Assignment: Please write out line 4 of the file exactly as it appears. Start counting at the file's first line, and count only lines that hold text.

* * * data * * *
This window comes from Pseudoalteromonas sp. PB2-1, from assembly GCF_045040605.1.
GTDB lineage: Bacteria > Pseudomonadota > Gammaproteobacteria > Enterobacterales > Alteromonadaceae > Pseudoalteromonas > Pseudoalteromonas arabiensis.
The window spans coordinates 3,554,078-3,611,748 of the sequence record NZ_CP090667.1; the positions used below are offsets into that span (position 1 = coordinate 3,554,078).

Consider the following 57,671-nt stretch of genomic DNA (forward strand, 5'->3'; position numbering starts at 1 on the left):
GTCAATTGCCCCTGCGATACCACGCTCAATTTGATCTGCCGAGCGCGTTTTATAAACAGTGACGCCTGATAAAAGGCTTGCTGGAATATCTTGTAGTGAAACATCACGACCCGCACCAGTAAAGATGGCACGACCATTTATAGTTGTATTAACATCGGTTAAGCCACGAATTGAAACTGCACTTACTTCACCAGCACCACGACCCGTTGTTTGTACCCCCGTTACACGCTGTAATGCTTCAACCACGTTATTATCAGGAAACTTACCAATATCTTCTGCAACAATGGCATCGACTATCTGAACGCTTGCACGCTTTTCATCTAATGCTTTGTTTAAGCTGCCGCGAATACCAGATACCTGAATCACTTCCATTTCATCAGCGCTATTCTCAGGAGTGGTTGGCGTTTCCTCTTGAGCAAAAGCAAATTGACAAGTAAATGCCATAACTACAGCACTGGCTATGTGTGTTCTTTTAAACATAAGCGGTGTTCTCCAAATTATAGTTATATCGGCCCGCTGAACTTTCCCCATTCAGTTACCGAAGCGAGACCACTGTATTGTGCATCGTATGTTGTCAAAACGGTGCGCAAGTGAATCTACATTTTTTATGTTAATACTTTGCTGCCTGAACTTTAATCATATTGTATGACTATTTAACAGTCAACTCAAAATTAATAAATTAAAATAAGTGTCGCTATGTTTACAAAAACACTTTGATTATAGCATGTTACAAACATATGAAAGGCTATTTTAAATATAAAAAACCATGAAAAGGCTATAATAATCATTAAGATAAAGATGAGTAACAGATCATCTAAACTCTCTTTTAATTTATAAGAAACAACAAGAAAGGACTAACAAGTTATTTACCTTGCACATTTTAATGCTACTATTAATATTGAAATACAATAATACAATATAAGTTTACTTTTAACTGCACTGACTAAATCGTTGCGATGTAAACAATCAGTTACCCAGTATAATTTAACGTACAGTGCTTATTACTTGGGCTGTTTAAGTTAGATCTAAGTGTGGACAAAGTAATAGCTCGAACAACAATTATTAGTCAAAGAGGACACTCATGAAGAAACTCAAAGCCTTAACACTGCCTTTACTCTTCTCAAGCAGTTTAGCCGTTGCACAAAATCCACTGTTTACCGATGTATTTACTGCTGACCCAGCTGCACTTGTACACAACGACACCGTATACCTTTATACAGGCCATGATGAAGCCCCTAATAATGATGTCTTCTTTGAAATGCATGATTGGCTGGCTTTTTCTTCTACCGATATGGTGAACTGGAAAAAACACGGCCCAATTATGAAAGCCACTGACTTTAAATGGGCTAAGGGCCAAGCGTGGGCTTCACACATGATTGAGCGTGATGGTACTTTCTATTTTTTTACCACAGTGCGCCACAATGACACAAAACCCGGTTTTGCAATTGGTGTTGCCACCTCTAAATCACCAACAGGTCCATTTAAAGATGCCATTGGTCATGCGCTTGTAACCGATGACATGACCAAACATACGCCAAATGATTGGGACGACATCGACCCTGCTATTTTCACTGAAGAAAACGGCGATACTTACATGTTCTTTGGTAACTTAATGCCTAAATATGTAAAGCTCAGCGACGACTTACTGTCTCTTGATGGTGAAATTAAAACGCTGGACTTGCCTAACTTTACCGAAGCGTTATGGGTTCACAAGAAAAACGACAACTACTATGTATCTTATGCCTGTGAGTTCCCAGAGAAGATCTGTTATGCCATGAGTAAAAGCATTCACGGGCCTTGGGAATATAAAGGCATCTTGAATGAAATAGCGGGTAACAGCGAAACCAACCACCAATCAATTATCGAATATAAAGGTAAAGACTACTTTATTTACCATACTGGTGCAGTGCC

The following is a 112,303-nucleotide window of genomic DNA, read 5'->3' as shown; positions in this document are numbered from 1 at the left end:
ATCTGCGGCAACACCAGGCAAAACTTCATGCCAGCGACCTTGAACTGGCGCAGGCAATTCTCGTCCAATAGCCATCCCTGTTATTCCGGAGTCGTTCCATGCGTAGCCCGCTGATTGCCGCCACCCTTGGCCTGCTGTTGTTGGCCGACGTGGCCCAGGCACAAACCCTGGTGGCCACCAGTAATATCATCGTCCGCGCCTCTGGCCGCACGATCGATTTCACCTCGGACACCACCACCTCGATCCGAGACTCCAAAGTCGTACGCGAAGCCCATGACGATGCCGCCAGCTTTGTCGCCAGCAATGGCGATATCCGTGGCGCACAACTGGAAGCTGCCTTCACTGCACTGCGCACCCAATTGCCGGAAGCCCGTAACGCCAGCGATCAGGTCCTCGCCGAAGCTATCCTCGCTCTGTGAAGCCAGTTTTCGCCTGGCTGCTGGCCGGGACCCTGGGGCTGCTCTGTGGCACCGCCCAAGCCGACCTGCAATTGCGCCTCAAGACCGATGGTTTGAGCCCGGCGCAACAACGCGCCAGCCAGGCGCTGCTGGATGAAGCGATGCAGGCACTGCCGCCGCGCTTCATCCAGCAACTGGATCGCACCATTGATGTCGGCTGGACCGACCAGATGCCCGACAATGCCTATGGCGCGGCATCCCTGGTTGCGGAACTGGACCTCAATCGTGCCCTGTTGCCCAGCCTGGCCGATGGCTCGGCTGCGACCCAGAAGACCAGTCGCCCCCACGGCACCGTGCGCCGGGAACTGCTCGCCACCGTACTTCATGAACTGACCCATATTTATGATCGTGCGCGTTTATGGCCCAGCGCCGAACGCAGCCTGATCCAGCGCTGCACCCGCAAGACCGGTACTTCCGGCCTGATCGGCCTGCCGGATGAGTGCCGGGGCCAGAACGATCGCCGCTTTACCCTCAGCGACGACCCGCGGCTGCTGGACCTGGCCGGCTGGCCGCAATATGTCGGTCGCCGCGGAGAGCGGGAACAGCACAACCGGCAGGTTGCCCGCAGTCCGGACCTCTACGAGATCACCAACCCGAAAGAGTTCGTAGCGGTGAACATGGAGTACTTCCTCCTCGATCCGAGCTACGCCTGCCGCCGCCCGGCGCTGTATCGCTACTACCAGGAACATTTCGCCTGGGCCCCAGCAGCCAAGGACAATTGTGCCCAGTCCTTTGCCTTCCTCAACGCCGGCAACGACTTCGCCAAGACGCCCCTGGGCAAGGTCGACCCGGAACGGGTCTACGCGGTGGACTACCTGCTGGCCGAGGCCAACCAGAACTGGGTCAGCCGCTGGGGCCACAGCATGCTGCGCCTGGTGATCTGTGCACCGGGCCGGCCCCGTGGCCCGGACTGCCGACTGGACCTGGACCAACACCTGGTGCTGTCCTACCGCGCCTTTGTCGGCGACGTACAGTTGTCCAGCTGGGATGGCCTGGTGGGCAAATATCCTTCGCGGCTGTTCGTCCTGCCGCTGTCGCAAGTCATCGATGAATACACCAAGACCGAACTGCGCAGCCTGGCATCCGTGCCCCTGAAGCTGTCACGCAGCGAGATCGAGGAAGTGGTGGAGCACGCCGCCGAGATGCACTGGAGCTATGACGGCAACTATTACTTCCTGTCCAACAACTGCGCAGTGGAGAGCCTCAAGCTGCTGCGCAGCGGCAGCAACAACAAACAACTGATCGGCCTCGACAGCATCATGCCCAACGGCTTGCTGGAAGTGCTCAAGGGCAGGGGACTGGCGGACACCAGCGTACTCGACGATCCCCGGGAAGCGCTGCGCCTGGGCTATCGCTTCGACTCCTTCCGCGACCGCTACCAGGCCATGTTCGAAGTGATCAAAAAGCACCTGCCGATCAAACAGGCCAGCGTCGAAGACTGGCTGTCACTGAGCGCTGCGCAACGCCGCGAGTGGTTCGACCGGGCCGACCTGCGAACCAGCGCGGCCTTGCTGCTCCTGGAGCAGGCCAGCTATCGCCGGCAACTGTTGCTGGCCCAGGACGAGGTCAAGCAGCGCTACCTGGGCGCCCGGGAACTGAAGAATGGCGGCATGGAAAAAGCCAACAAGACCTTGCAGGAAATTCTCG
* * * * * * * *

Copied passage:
Consider the following 57,671-nt stretch of genomic DNA (forward strand, 5'->3'; position numbering starts at 1 on the left):